Longitudinal Continuity Learning Experiences and Primary Care Career Interest: Outcomes from an Innovative Medical School Curriculum.
Additional Document Info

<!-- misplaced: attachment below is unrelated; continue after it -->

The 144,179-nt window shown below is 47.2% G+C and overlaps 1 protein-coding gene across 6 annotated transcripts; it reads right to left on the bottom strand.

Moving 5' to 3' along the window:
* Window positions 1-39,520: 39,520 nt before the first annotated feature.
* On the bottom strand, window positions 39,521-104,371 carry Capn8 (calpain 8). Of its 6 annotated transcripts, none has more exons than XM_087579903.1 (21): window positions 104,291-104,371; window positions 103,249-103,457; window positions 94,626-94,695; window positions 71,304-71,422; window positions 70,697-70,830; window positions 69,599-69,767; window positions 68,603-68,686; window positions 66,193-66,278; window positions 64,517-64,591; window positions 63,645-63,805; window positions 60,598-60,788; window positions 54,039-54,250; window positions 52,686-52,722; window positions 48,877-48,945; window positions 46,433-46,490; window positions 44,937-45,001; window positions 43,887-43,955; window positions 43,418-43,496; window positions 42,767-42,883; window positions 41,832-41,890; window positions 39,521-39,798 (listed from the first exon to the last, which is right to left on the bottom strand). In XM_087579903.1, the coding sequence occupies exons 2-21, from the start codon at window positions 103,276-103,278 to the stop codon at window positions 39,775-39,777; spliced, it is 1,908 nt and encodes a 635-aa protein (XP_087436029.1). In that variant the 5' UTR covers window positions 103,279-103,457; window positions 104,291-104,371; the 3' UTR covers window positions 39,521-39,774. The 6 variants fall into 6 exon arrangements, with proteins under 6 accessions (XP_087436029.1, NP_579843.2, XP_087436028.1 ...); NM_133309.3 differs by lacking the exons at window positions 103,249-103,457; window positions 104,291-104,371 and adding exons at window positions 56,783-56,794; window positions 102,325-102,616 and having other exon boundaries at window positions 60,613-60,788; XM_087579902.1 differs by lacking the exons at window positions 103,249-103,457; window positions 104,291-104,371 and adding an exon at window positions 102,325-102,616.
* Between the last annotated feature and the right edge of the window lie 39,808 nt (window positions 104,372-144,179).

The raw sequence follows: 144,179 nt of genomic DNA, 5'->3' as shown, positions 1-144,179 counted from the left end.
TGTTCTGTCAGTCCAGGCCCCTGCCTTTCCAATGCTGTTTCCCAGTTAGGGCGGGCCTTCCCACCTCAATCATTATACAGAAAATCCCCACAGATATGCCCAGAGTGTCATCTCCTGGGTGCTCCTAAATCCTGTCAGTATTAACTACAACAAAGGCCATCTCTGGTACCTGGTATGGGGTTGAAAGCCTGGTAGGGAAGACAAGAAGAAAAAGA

Medical students in the USA have negative perceptions of primary care careers, which are exacerbated by the hidden curriculum and medical school culture. Longitudinal integrated clerkships (LICs) have shown promise in ameliorating this situation by promoting student/preceptor continuity relationships and helping students maintain empathy.The aim of this study is to describe the Student Continuity of Practice Experience (SCOPE) program and demonstrate program outcomes using evaluation data from residency match results, course evaluations, and student grades.University of Texas Medical Branch, an academic health center in Galveston, Texas.Undergraduate medical students.Learners participate in a longitudinal curriculum designed to enhance their skills as primary care physicians. They regularly attend continuity clinic, establishing a panel of patients by their third year. Students receive frequent feedback from a faculty mentor on assignments and clinical performance.SCOPE students have high primary care residency match rates and experience patient continuity rates comparable to an intern. Their interest in primary care increases between years one and three, a departure from typical medical student trends.SCOPE appears to promote and maintain primary care career interest in participants and has transferability to other institutions.